The Nigeria Labour Congress (NLC) on Sunday insisted on embarking on an indefinite strike across the country.
The NLC President, Joe Ajaero stated this while speaking on Arise News, adding that the union may declare strike by midnight on Tuesday.
According to Ajaero, the federal government had more than enough time to resolve the dispute and address the concerns of the labour movement but chose not to do so.
NLC had condemned the Federal Government for not providing means to relieve the effect of fuel subsidy removal.
Ajaero during the interview said every Nigerian would have expected by now a concrete result on the federal government-labour negotiations on palliatives.
When asked if he was confident that the planned indefinite strike would be successful, Ajaero said the earlier warning strike achieved about 80 per cent success, despite efforts to sabotage it.
He said, “For the total, indefinite strike, Nigerians should expect total impact.
“First, the basis for asking for palliatives and even wage awards should have been there if the government were able to do the first things first.
“But for it to take steps to remove subsidy, every normal human being should have known that there will be effects and we should have equally discussed the effects.
“But within some minutes, the subsidy was removed and we say, no, return it to status quo so that we can discuss. They said, no, ask for palliatives, ask for the wage increase. And here, the same things they had asked us to ask were things we asked for but they can’t provide them and they have vacated the negotiating table.
“We don’t know what to do again. We gave a notice for protest, we did protest and they promised to get back to us. After that time, nothing happened. We gave notice for a warning strike, and the warning strike came and nothing happened.
“We gave another 21 days’ notice, it expired on Friday. I don’t know how much time the minister of labour is asking for. We honoured a meeting summoned by the Minister of Labour and Employment last week.”
Ajaero accused the federal government of trying to undermine the strike, demonise the NLC leadership, and create division among the trade unions.
He added that if such time and effort were used to seek a solution, it would have been found and the problem would have been solved.
NLC said the mission of the labour movement was to help the poor.
The NLC president also reacted to the concerns of the Nigeria Employers Consultative Association (NECA) and Manufacturers Association (MAN) over the negative effect of the strike on businesses and the national economy
He said, “NECA is our social partner but, unfortunately, the current leadership talks to us through a third party. NECA has not written to us, they have asked us to explain issues, so NECA can’t be playing to the gallery.
“NECA can’t at this point continue to play with all the workers in the private sector.”
Ajaero said NECA should not be saying that the strike would affect the economy when the economy had already been destroyed.
He stated, “Workers are not going to work, even all the state governments are now reducing the number of days workers are coming to work. So if a state government can say workers should not come to work for two days and labour goes on strike for two days, what is the difference? Is it not the same man-hours that are being lost?”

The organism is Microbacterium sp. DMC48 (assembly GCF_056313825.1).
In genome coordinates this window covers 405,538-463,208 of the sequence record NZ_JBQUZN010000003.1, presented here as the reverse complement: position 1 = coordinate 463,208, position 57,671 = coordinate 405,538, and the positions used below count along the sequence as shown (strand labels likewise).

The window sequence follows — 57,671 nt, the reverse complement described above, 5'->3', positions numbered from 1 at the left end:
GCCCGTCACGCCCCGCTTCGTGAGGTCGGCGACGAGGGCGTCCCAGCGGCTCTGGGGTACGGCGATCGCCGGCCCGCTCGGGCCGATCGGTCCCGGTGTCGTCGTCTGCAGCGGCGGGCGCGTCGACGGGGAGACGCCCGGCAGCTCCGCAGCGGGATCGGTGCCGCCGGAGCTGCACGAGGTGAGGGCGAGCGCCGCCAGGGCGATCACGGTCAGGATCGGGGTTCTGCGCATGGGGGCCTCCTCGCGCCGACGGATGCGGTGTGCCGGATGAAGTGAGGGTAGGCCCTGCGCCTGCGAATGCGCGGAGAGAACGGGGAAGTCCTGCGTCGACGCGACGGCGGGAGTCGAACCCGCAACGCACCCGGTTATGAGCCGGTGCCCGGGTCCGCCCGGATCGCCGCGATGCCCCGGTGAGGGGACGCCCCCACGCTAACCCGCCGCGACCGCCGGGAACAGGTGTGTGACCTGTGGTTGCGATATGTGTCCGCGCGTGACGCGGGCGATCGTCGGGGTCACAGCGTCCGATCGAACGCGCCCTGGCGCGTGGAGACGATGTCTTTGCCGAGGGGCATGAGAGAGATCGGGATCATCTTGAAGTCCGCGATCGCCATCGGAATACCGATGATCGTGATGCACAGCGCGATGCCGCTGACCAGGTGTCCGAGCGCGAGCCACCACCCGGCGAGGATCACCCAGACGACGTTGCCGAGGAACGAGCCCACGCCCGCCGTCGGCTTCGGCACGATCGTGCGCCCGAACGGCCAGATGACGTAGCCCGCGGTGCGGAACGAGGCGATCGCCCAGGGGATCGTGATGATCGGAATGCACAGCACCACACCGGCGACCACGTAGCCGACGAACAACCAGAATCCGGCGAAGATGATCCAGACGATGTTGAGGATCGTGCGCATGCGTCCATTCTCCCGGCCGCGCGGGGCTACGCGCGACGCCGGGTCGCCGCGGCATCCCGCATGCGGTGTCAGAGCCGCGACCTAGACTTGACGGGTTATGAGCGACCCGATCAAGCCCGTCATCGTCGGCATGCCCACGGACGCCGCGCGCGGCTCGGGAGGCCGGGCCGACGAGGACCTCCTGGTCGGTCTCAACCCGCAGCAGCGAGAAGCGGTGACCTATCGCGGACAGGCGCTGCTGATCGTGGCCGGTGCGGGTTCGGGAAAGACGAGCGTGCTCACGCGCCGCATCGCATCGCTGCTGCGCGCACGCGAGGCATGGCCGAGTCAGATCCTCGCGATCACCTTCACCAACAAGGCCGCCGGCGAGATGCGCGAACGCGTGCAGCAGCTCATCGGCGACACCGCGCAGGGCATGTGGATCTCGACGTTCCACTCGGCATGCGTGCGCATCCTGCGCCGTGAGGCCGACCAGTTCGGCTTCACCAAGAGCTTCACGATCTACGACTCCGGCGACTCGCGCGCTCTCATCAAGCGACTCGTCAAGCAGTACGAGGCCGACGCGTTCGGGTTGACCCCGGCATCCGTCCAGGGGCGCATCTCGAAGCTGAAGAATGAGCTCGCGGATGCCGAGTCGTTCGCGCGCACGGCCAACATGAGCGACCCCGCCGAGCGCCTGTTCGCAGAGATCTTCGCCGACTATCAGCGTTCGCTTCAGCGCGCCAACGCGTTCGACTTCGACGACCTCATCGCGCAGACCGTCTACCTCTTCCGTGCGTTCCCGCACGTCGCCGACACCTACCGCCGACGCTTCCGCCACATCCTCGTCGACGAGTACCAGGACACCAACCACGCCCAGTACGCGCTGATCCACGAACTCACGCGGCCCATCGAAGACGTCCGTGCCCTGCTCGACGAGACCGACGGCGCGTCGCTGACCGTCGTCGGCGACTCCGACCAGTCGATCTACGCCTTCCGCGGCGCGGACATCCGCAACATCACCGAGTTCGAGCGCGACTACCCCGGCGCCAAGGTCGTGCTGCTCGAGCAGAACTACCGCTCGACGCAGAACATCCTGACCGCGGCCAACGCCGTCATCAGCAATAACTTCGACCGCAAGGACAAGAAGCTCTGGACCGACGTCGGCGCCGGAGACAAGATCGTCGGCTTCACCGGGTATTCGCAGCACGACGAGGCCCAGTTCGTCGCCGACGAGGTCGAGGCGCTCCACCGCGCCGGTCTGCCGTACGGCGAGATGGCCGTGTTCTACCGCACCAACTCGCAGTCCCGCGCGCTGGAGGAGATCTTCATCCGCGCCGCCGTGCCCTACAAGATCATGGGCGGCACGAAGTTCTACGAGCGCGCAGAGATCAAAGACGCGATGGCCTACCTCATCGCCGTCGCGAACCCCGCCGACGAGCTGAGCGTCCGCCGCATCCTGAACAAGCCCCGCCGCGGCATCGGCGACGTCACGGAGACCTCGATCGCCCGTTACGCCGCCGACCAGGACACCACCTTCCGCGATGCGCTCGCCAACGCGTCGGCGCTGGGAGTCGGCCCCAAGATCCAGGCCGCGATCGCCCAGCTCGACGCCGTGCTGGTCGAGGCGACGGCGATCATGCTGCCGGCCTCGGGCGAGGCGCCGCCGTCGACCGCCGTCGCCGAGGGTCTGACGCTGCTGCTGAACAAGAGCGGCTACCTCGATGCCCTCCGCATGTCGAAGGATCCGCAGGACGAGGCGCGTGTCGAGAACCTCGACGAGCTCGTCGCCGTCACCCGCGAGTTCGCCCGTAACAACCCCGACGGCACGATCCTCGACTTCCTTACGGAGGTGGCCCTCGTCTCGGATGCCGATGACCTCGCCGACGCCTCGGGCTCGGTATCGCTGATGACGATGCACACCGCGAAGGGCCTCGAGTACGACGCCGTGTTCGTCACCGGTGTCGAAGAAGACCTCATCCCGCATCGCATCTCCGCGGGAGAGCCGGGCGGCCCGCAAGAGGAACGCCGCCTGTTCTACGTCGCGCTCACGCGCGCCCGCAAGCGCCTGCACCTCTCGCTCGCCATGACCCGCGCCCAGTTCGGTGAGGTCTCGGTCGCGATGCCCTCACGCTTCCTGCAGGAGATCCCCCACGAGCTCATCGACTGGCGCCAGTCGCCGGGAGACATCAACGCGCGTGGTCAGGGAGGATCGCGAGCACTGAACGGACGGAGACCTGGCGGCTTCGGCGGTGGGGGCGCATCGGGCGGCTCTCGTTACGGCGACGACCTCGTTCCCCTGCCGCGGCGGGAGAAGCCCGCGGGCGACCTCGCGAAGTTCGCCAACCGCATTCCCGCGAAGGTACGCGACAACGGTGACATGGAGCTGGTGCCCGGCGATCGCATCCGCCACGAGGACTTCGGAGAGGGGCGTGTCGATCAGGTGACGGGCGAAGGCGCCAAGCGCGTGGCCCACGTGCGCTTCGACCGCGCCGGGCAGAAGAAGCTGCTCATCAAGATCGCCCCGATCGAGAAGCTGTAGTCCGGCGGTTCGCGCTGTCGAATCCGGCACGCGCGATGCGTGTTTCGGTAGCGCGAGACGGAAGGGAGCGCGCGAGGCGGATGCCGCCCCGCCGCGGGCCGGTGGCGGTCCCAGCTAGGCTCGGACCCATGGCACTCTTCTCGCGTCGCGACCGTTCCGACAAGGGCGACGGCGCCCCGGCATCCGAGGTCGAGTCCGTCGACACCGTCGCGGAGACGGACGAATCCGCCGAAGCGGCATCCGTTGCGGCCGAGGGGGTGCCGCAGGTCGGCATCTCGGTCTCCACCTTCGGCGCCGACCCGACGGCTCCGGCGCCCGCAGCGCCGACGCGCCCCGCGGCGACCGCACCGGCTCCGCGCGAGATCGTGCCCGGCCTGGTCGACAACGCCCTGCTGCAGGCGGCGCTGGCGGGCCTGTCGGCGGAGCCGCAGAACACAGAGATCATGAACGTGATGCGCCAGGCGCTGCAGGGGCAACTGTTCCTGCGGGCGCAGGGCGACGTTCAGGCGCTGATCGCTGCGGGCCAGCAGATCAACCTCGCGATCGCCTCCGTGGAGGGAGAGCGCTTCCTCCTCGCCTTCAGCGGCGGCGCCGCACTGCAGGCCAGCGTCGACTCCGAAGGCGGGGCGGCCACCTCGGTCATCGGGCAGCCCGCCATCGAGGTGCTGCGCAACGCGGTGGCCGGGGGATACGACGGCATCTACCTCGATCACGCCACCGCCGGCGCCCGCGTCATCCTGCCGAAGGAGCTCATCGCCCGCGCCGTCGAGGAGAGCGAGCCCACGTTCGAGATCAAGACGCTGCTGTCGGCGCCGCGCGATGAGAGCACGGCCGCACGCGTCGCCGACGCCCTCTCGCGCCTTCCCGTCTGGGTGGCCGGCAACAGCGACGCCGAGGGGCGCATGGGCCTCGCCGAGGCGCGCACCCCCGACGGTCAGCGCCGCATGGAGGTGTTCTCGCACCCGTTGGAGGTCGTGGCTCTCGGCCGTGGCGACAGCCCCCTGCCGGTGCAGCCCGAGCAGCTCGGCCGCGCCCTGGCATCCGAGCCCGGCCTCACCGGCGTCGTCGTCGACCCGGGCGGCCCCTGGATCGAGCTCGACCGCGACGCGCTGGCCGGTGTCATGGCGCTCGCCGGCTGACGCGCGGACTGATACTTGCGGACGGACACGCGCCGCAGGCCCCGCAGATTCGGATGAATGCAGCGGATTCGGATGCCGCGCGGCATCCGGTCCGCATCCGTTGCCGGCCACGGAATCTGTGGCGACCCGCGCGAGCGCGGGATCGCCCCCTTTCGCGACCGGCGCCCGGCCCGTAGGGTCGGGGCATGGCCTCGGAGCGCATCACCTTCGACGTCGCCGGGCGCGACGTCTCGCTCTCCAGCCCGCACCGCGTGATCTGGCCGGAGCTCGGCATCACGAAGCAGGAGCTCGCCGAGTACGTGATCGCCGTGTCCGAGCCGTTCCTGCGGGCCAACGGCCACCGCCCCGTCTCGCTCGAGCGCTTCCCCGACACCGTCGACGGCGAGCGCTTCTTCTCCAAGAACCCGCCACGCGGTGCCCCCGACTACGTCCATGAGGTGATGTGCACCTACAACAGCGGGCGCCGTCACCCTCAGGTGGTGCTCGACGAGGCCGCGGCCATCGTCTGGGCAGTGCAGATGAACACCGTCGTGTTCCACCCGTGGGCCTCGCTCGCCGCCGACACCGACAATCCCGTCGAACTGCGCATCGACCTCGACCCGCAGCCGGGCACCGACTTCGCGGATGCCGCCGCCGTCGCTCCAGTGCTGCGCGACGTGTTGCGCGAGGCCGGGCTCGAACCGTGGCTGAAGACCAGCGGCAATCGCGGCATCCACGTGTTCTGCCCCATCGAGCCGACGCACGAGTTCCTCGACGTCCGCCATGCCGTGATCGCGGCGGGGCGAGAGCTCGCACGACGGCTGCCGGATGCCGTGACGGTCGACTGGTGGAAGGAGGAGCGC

Ajaero accused NECA of ignoring the channels of discussion with labour whenever a dispute arose.
He said, “Unless what is happening is not affecting them, unless NECA wants to continue to play the slave way because the implication is that if we get a wage now, NECA is bound to implement it. Probably, they are not ready to do that, but I don’t think that the statement came from NECA.”
Concerning the concern expressed by MAN, Ajaero, said, “I don’t know if anything is still being manufactured with the situation of things in the country. With the energy cost going up, I don’t know what is being manufactured and what is being sold.
“This is the worry we must all embark on, and address the issue, including the energy cost, to enable them to manufacture very well, because if you manufacture at a higher cost without recourse to the impact on consumers, who are mainly workers that will no longer buy these products due lack of purchasing power.
“I don’t think that MAN has equally made an effort to find out how to solve this problem, they have not complained about the high energy cost, and they don’t even know how workers struggle to come to work, which is very important.
“For instance, if I have been going to work with N20 and now I go to work with N100, but you, as an employer, have not increased my transport allowance and then you say I must work, that amounts to slavery.”
Speaking on the alleged plot by the government to divide organised labour, Ajaero said the government could not create division among the trade unions.
He said if the move to divide the ranks of organised labour was a strategy by the government such a plan was dead on arrival.
Ajaero said, “What unites us is the people, our wage and poverty in the land.”
He said TUC might have adopted a strategy of waiting for some more time, but NLC, which is the union of the least-paid workers experiencing the hardship the most, would want that problem to be solved now.
He said on the issue of wages and other items on the table, TUC and NLC were on the same page.
Ajaero noted, “We agreed on it, no matter the modes of arriving at the destination, whether by vehicle or through an aircraft.”
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